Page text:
“He who overcomes by force, hath overcome but half his foe” (John Milton).

LIKE EVERY OTHER MEANS OF ACCOMPLISHING OUR OBJECTIVES, AUTHORITY IS A TOOL THAT HAS SOME INHERENT LIMITATIONS. It is always sad to see a person become frustrated trying to reach a complicated goal and begin flailing away at it with nothing more than the force of his or her authority. To be sure, there are times when authority has to be exercised, but as Milton suggests in the quotation above, if we do no more than require someone to submit to our will because we have the power to do so, we have not accomplished anywhere near all that needs to be done.

To say that authority has limitations, however, is not to say that it is not good. There is no tool in the world that is capable of doing every single job all by itself. So let’s not forget the tremendous value of authority. We must understand its limits (and even its dangers), but we shouldn’t go to the opposite extreme of throwing it away completely. Authority happens to be a very good idea — it is necessary to the functioning of human society. So we’re not thinking wisely if we think of authority as an evil thing that is always to be avoided.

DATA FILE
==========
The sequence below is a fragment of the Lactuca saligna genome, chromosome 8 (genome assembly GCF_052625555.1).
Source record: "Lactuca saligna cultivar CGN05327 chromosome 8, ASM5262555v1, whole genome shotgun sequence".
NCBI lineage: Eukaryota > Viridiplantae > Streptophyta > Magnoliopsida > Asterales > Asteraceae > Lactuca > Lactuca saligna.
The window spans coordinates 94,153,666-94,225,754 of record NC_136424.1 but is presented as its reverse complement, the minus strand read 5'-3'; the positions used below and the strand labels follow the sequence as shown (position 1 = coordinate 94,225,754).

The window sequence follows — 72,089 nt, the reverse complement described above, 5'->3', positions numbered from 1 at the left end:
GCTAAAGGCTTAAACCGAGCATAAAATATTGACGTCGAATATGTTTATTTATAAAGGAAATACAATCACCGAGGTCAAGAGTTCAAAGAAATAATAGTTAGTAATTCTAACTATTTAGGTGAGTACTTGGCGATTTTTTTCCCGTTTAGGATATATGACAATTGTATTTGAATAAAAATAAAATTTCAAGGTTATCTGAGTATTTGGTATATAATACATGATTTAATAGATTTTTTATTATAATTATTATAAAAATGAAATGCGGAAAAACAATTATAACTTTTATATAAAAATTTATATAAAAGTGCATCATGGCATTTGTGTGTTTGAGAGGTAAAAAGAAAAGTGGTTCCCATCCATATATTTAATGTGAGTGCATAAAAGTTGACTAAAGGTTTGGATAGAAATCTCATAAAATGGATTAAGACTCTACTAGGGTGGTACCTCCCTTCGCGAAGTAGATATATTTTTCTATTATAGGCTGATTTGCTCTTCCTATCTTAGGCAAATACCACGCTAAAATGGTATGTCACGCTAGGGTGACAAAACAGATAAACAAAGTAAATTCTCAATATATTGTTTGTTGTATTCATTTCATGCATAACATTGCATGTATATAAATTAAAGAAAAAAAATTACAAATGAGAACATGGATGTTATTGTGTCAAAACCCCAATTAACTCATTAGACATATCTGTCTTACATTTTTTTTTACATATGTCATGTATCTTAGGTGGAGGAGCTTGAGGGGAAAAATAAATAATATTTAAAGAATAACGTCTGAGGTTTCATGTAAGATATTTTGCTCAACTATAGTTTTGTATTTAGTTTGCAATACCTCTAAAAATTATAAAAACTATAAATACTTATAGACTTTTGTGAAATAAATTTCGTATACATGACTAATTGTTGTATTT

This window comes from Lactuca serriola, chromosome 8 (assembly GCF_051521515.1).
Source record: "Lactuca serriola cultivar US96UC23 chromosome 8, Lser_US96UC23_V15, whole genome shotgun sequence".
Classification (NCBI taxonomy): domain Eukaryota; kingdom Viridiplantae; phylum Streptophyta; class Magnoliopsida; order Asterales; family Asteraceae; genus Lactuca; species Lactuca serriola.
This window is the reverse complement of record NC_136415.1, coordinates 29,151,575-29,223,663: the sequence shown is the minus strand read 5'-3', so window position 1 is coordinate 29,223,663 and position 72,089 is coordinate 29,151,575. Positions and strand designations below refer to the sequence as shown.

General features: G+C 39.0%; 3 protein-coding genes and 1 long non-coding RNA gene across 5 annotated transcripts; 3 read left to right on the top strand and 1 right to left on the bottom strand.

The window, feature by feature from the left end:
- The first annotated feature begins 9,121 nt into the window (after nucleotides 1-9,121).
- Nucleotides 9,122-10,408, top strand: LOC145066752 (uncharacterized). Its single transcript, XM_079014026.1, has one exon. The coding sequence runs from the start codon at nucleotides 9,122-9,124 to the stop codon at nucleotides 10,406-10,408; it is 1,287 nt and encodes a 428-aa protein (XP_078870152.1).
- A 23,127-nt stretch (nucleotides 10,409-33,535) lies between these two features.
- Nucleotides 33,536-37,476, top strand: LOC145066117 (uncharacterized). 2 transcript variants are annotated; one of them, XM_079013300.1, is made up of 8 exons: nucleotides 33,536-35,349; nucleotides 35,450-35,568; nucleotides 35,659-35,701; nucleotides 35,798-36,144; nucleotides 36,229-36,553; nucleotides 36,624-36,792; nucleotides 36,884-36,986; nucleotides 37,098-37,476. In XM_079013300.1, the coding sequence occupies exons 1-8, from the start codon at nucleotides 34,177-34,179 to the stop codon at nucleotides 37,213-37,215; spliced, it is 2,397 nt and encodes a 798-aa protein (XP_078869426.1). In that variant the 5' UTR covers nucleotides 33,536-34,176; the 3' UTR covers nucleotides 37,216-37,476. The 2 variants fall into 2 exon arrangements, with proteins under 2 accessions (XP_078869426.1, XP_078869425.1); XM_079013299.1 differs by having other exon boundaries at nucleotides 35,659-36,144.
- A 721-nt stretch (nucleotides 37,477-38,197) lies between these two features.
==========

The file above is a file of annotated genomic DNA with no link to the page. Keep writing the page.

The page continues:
Authority is subject to the law of diminishing returns. It must be used sparingly because the more it is used, the less effective it becomes. “Nothing more impairs authority than a too-frequent or indiscreet use of it. If thunder itself was to be continual, it would excite no more terror than the noise of a mill” (John Barnard).

Yet for every person who fails to exercise authority rightly there are probably more of us who don’t submit to it as we should. Authority is, after all, a two-way street. Those who are our leaders in various situations would be very grateful if we decided to respect their authority in a more constructive and cooperative manner.

As anyone knows who has ever been asked to be a leader: it is a very hard thing to do. It’s doubtful whether any part of life is more challenging. So when it comes our time to lead others in one of life’s relationships — and authority is given to us to get the job done — let us be aware that we’re being tested. The responsibility will call for the highest and best that is within us. Let us decide to pass the test.

“There is no stronger test of a man’s character than power and authority” (Plutarch).

Gary Henry — WordPoints.com + AreYouaChristian.com

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